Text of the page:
Moving the cross does not make the chapel less of a Christian space, unless religion is to be regarded chiefly as a matter of brass ornaments. If the essence of Christianity is the displaying of altar crosses in houses of worship, then colonial America was anti-Christian, for the laws of that era were strongly against the Roman Catholic church, the only sect in colonial America that approved of displaying crosses on altars, or using them as an object of veneration.
Moving the cross does not put Christians at a disadvantage at the college. There are several large churches adjoining campus; there are a dozen more within easy reach. There is also a small synagogue, but there is no mosque, no Buddhist or Hindu shrine, and no other place on campus suitable for religious observances or meditations. Christians constitute a clear (but not overwhelming) majority of the student body.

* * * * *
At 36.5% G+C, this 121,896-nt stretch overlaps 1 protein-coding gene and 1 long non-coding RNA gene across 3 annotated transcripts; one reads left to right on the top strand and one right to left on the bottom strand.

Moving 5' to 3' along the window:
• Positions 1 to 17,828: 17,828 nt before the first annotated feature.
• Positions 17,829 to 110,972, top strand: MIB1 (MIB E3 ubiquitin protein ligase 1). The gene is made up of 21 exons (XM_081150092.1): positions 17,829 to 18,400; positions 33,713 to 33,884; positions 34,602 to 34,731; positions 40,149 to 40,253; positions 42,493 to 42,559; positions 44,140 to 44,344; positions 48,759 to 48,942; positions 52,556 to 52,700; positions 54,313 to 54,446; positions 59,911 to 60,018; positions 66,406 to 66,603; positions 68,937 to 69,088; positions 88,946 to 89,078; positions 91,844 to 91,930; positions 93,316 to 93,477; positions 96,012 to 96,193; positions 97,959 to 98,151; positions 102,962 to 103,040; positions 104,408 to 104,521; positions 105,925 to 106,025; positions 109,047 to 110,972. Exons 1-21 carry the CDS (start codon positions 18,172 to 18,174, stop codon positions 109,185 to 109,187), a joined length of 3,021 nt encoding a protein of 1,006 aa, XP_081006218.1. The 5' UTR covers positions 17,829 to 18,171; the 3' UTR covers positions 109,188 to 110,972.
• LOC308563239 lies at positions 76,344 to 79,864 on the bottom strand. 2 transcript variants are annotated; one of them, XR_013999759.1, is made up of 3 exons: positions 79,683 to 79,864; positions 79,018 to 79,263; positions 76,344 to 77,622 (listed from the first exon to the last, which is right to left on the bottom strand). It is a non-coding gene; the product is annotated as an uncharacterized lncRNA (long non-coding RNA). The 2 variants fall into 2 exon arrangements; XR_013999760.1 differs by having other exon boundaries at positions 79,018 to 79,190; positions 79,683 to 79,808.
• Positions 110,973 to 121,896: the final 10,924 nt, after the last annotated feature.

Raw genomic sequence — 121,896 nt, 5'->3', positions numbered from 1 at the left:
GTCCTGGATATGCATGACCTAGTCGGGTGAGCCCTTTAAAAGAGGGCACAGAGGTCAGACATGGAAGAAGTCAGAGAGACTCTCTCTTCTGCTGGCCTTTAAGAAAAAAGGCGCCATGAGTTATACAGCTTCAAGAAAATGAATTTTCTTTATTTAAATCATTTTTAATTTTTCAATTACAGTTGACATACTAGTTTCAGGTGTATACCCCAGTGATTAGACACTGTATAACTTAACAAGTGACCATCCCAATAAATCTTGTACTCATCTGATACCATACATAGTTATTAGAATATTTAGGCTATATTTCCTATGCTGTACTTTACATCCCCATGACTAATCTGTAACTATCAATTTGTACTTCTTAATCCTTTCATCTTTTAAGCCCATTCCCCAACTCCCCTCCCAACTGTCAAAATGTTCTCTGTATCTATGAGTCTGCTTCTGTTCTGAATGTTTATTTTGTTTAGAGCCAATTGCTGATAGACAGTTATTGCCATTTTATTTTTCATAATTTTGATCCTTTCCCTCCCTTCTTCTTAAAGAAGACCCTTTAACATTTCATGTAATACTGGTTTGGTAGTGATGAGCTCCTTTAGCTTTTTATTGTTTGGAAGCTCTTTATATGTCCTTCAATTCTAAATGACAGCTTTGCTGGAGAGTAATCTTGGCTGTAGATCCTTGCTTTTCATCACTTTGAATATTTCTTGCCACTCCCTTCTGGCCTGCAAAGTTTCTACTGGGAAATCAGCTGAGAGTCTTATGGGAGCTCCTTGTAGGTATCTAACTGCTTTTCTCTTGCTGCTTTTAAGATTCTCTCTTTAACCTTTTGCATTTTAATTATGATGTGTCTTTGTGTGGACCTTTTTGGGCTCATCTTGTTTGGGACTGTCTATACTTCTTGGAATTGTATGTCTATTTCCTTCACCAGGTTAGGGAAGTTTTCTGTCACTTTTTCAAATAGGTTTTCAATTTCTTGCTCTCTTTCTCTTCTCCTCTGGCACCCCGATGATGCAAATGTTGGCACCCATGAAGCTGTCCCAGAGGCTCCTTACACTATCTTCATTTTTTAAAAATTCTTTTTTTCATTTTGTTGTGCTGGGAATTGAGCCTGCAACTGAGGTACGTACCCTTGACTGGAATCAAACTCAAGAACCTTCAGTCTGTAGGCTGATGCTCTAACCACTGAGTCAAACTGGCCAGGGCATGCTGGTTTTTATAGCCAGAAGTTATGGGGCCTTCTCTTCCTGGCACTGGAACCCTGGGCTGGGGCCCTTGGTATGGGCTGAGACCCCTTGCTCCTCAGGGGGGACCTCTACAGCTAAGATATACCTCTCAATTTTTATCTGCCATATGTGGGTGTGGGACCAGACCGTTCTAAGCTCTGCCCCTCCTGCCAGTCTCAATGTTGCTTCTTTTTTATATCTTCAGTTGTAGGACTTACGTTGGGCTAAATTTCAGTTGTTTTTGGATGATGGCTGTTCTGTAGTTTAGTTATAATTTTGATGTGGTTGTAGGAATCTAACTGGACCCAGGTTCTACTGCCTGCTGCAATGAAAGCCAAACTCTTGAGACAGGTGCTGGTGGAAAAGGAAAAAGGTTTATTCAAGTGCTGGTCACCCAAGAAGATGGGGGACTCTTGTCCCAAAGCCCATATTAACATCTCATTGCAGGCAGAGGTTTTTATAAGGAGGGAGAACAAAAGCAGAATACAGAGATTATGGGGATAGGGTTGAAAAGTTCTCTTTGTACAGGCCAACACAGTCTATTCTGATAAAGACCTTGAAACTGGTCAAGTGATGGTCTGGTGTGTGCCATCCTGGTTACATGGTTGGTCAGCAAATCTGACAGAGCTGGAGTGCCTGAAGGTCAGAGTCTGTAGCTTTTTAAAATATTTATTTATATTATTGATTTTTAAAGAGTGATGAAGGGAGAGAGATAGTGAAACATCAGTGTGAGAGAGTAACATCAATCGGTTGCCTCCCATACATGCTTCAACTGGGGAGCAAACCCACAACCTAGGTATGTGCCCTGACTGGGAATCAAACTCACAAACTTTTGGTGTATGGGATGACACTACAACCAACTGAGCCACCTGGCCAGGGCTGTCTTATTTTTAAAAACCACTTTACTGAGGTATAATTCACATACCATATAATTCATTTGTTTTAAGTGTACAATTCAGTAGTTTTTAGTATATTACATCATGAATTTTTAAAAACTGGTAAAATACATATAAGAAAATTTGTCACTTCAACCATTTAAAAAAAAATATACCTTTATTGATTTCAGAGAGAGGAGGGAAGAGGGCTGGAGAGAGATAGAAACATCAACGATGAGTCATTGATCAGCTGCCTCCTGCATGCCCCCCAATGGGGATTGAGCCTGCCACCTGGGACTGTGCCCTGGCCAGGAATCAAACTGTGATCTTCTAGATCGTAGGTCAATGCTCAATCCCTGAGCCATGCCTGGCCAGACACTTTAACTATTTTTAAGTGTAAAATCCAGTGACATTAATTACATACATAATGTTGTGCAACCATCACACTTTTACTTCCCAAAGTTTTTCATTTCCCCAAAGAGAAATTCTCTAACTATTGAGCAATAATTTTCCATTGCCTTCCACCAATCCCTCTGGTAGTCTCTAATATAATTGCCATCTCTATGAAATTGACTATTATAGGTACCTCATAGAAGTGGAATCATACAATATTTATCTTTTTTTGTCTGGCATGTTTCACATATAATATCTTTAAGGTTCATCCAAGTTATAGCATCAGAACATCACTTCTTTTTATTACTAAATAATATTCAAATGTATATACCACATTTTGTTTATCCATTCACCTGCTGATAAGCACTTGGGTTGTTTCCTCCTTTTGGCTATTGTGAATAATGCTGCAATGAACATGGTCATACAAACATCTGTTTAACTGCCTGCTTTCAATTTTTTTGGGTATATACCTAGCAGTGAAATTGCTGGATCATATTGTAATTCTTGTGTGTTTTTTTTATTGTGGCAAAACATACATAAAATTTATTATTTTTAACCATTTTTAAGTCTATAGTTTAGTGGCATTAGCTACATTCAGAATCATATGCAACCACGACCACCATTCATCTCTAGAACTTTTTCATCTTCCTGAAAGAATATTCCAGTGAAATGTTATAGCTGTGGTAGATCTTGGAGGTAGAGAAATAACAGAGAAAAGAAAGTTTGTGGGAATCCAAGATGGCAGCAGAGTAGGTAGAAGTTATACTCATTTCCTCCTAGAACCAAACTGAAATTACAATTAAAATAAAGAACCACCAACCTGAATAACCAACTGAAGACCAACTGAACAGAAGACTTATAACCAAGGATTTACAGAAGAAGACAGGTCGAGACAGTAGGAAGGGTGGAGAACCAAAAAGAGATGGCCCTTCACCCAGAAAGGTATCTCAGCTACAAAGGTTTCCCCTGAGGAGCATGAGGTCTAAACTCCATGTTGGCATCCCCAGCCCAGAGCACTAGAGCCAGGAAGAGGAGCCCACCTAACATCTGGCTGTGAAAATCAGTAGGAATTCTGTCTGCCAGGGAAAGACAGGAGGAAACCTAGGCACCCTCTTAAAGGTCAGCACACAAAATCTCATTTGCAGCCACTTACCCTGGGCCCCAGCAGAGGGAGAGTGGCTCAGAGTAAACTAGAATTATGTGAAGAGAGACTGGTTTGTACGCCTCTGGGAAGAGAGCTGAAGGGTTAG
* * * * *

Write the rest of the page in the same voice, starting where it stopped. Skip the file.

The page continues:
Moving the cross was not bowing to pressure from the “politically correct”or the perpetually offended. It was an act of simple hospitality, conveying the message that the college chapel is equally a place for all the college students and community, not merely for most. The chapel and the cross are both as much available for Christian purposes as they ever were.
The chapel of the college should be a space that all can share on an equal basis.
Kept to its ancient and traditional form, it is a space to which people can bring their own spiritual furniture, internal or external.